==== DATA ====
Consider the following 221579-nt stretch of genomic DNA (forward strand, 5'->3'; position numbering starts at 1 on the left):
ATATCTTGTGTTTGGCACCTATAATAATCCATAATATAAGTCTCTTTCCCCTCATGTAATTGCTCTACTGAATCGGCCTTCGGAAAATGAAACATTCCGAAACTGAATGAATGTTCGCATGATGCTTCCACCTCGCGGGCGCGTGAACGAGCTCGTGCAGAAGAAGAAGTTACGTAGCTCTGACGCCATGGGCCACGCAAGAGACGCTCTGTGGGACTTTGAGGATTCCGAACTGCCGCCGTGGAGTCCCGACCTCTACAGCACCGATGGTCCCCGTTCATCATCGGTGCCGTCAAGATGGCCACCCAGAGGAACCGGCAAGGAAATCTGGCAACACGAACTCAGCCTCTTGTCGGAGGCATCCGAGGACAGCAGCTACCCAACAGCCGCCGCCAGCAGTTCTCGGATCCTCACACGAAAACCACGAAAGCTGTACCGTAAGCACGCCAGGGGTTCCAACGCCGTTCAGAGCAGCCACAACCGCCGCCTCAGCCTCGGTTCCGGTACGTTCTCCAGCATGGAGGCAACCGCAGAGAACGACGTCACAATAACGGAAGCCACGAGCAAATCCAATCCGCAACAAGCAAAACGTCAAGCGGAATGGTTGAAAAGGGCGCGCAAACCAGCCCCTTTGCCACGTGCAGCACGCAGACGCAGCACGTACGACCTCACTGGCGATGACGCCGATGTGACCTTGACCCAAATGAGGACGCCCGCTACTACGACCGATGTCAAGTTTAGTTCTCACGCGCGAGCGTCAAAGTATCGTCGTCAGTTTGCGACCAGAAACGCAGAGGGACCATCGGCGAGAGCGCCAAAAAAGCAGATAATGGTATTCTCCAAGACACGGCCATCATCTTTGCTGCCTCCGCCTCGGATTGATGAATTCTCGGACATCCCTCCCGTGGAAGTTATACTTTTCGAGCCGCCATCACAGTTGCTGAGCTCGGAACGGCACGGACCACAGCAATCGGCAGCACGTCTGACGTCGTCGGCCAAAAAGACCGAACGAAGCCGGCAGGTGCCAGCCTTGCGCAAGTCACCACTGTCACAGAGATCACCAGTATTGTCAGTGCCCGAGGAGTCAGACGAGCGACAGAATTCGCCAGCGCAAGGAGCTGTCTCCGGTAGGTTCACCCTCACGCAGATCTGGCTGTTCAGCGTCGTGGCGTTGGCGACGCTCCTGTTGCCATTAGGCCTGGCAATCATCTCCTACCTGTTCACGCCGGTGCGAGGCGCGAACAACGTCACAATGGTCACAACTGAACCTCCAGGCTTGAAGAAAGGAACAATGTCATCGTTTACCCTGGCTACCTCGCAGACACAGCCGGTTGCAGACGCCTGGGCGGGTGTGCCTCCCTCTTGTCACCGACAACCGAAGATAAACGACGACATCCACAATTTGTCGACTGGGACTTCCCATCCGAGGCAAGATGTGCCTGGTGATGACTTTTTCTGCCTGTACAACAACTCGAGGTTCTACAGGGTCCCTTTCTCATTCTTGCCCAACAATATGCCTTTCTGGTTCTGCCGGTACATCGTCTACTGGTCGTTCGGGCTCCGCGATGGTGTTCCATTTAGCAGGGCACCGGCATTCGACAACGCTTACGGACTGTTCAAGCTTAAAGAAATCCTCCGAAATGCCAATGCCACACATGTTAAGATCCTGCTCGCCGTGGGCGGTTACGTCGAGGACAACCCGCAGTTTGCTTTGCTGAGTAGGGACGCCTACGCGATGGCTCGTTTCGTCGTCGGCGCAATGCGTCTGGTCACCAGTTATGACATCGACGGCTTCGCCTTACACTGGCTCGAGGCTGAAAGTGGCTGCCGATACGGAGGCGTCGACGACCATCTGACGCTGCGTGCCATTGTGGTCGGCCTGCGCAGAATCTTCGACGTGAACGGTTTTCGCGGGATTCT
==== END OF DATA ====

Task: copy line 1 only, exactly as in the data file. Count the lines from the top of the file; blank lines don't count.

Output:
Consider the following 221579-nt stretch of genomic DNA (forward strand, 5'->3'; position numbering starts at 1 on the left):